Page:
With four generations in the workplace, the workforce is now the most age-diverse it’s ever been and in this time, we’ve also experienced a technology boom spanning all industries.
By Sandy Smith
As more Millennials join the workforce and mobile and social technologies define how we communicate, safety practices – and the way they utilize technology – also must evolve. By implementing a mobile-first approach to workplace safety, organizations can identify, reduce and prevent workplace hazards faster and at a greater scale, according to Jason Dea, director of product marketing at Intelex.
He points out that although health and safety software has helped track trends, thereby reducing workplace incidents and injuries, recent safety gains have been incremental. Nearly 3 million workers suffer occupational injuries and illnesses each year in the United States alone. While many employers talk about zero injury goals, most are not there yet.
Intelex outlines how mobile applications that combine social technology, gamification and data-driven insights can improve users’ understanding and engagement with workplace safety, creating a more universally safe environment for all workers.
As the abstract of the white paper states, “Decades of awareness building, training and record keeping on occupational health and safety – spearheaded by private and public enterprises and prodded along by governments – have got us to where we are today. These efforts have moved us incrementally along a path over the past four decades from dozens of deaths per day to a quarter of this number today.”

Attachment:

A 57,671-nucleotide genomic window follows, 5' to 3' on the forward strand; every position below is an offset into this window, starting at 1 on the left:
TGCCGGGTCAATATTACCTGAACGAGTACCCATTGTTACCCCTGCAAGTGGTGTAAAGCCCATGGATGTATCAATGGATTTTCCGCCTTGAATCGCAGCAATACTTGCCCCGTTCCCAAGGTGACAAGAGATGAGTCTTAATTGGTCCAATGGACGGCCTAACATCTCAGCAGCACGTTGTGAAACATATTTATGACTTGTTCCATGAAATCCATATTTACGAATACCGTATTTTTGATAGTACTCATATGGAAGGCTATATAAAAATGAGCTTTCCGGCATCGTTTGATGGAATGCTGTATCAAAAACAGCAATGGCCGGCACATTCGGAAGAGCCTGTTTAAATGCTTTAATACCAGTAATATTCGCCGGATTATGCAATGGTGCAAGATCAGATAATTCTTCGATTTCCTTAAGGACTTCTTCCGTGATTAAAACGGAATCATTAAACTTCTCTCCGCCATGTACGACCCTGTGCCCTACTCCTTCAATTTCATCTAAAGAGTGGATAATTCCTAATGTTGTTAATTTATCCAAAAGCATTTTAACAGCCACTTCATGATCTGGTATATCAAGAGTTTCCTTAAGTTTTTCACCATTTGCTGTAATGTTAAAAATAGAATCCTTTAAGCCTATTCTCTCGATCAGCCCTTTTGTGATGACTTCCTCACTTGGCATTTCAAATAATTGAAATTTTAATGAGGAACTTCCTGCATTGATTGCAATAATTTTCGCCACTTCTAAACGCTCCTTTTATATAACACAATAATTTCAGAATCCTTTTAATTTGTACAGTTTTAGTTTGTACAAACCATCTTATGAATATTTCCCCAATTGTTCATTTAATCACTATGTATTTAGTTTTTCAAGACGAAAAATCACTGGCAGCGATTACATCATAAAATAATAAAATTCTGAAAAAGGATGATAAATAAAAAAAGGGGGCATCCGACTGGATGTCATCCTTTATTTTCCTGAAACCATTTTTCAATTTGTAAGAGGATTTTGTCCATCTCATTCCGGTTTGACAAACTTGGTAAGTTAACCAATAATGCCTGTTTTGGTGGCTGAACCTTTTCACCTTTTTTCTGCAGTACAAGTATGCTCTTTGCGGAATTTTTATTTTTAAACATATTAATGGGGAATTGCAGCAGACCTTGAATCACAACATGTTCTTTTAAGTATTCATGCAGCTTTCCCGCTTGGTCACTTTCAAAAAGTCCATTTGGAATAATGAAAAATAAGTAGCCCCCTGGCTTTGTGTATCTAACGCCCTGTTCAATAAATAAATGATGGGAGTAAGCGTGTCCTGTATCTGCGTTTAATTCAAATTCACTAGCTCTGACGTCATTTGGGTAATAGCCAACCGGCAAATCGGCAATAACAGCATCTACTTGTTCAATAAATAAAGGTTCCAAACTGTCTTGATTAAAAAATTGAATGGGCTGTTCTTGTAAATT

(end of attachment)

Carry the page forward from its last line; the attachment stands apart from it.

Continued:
However, zero fatalities and zero serious injuries “requires a breakthrough,” according to the white paper. Even if the number of safety meetings, checklists and safety-related signs in our workplaces were doubled, workplace fatalities and serious injuries would not be cut in half. “At some point, these investments have diminishing returns,” the white paper points out.
Improvement efforts cannot rely on placing the burden of reducing injuries and illnesses on safety professionals alone.
“New social and mobile technology offer hope to us in getting there. The opportunities created by these new technologies are exceptionally well suited for the challenge as they expose our thinking to new mental frameworks. For safety programs, we can re-evaluate who they are built for and what they focus on delivering. For safety professionals, we can re-think their roles entirely. New technology allows them to shift from being the focal point of initiatives towards being social enablers of safety oriented cultures.”
Dea points out that traditional pen-and-paper method of training and recordkeeping have been perceived by some employees “as a distraction from their core functions at work. [Writing out reports] takes them out of their day-to-day world,” he says.
Baby Boomers had paper forms that needed to be filled out, reports that needed to be written. Gen X employees were a little more technologically savvy, says Dea, who adds their experience was “all about shrinking a desktop or laptop screen and putting it on a tablet or smartphone.”
Technology now available in the workplace is built from a “mobile-first mindset.” That means it’s not simply taking software from a big screen to a small screen. End users now watch short video clips for entertainment, so why take a 30-minute training class and stream it on a mobile device? That’s not an effective use of available technology, says Dea.